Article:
Pedestrians are expected to have common sense
In England and Wales it is legal to cross all roads except motorways (where pedestrians and slow vehicles are not permitted). The Highway Code contains additional rules for crossing a road safely, but these are recommendations and not legally enforceable, although as with other advisory parts of the Highway Code compliance or otherwise can be used to establish liability in civil law proceedings such as insurance claims. The term “jaywalking” is little used and not very well known.
The Highway Code specifically mentions the special case of a car turning into a road which a pedestrian is already crossing; by default, the pedestrian has priority.
In UK schools children are taught to cross roads safely through the Green Cross Code. British children are taught to “Stop, Look, Listen and Think”, before crossing a road.
In Northern Ireland jaywalking can be charged at police discretion and usually only in the case of an accident when clearly witnessed. Otherwise, Northern Ireland is essentially the same as elsewhere in the UK.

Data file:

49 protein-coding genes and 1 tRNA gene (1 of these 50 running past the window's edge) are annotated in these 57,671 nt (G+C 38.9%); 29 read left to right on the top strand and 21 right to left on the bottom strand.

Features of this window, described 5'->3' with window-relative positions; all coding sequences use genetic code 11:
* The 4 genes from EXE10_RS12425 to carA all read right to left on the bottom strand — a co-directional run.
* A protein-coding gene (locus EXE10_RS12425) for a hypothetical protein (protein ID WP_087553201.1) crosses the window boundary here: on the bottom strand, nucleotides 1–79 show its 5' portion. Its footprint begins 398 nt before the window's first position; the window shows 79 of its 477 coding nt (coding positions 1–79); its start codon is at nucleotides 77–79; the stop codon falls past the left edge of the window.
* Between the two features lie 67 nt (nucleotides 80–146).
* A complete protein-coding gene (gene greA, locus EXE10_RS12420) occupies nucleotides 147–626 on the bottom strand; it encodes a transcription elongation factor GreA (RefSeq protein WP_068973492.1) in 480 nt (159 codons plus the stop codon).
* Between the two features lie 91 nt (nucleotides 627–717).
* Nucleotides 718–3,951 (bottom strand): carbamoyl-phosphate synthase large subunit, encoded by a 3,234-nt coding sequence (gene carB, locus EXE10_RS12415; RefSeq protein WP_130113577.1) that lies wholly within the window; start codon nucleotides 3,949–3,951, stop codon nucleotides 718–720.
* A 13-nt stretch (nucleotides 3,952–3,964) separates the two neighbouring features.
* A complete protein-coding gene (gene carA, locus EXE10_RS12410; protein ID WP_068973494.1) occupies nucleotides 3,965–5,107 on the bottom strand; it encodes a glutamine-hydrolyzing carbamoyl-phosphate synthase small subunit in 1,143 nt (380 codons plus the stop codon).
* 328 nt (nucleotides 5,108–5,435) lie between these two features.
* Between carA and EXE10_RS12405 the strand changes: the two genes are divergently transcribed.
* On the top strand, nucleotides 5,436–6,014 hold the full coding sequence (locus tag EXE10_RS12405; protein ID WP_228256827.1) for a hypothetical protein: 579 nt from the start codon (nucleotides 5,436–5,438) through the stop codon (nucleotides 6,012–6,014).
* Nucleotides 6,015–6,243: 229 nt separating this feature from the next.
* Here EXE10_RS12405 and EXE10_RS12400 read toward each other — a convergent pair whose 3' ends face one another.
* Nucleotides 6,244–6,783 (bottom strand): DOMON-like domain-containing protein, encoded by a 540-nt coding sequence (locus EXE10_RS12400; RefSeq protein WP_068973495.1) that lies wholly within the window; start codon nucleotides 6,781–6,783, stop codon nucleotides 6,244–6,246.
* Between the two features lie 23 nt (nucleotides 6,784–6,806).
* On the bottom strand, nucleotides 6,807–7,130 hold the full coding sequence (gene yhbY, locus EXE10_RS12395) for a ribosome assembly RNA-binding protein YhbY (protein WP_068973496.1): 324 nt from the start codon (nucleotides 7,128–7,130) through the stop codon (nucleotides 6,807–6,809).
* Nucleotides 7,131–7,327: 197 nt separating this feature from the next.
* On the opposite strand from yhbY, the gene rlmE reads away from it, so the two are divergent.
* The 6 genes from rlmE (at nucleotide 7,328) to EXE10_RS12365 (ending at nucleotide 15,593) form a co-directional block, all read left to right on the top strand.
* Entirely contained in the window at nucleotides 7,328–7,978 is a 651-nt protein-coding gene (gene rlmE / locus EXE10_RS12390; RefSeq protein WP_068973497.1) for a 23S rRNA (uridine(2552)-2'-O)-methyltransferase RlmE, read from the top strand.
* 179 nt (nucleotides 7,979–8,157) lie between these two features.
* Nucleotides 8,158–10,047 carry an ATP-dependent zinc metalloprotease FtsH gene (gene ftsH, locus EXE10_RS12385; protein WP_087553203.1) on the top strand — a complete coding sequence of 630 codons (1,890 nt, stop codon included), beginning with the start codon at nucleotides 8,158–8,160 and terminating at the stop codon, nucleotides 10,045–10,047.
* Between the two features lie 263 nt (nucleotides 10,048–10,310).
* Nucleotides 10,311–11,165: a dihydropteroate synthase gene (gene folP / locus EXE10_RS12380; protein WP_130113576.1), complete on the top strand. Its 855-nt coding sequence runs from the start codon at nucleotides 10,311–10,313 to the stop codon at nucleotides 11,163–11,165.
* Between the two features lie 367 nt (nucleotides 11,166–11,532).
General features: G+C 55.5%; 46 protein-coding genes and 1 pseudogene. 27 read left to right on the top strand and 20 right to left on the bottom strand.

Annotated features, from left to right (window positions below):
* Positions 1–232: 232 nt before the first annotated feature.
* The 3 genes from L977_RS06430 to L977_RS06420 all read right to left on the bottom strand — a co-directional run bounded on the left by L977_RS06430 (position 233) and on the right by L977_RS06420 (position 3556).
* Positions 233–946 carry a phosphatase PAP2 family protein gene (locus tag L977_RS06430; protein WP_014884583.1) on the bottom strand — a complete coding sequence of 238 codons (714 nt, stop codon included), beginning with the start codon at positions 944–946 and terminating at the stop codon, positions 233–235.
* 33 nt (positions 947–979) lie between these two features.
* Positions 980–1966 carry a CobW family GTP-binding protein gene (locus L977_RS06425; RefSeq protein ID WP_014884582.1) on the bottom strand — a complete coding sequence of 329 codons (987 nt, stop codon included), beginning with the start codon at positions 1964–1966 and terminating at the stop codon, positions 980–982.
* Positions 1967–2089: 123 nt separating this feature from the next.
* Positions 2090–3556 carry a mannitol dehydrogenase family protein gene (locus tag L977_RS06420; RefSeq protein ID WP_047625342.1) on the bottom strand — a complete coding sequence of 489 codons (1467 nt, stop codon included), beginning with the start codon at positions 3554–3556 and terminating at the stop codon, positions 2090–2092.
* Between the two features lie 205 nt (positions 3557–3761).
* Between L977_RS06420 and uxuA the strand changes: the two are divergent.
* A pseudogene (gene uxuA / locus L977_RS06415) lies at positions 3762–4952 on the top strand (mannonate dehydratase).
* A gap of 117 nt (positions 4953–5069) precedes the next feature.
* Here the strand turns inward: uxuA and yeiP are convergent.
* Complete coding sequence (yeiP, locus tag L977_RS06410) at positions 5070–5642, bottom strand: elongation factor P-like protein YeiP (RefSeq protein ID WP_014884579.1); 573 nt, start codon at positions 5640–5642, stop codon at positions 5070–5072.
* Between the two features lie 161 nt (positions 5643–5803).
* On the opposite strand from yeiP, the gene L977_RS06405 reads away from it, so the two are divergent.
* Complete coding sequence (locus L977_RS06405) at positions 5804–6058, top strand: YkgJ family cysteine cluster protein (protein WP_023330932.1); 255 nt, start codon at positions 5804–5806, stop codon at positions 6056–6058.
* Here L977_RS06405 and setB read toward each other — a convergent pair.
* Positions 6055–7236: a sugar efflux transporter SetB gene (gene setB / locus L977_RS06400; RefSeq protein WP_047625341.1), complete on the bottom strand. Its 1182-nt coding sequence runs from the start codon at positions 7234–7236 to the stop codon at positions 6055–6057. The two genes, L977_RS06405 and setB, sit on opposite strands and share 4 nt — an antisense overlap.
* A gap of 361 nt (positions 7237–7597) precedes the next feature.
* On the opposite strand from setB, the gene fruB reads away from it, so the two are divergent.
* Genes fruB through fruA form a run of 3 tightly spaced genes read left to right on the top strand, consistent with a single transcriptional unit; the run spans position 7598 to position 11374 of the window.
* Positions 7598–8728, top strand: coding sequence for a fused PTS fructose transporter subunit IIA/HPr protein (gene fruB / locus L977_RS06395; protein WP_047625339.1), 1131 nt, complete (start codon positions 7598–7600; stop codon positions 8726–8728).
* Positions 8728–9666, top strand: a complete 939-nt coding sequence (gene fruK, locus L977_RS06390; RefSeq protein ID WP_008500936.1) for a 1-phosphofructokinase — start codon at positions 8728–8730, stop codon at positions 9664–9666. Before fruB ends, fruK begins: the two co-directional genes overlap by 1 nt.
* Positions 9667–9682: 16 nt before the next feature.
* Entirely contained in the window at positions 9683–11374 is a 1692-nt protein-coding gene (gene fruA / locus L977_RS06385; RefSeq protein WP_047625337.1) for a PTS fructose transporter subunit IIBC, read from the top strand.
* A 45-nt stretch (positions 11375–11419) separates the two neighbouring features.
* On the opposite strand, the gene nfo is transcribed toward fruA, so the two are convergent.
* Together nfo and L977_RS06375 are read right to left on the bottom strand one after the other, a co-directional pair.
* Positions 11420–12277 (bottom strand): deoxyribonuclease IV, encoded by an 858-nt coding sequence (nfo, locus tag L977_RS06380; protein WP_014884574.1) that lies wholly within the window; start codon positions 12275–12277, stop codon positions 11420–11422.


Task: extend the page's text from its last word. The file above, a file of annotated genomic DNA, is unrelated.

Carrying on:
I’ve always wondered about it when visiting the USA; see also Sweden for comparison:
It is legal to cross all roads except motorways in Sweden. Cars are required by law to give way to pedestrians (but not bicycle riders) at zebra crossings unless there is a traffic light. Pedestrians are encouraged to cross the road at zebra crossings if there is one nearby and are also discouraged from crossing at a red light. It is not illegal to jaywalk, however, and it is common to see people in cities crossing at a red light if there are no cars near. Taking risks and running across in front of cars is not usually acceptable behavior, though.
Why make such a big thing about crossing the road, that you can get arrested for it?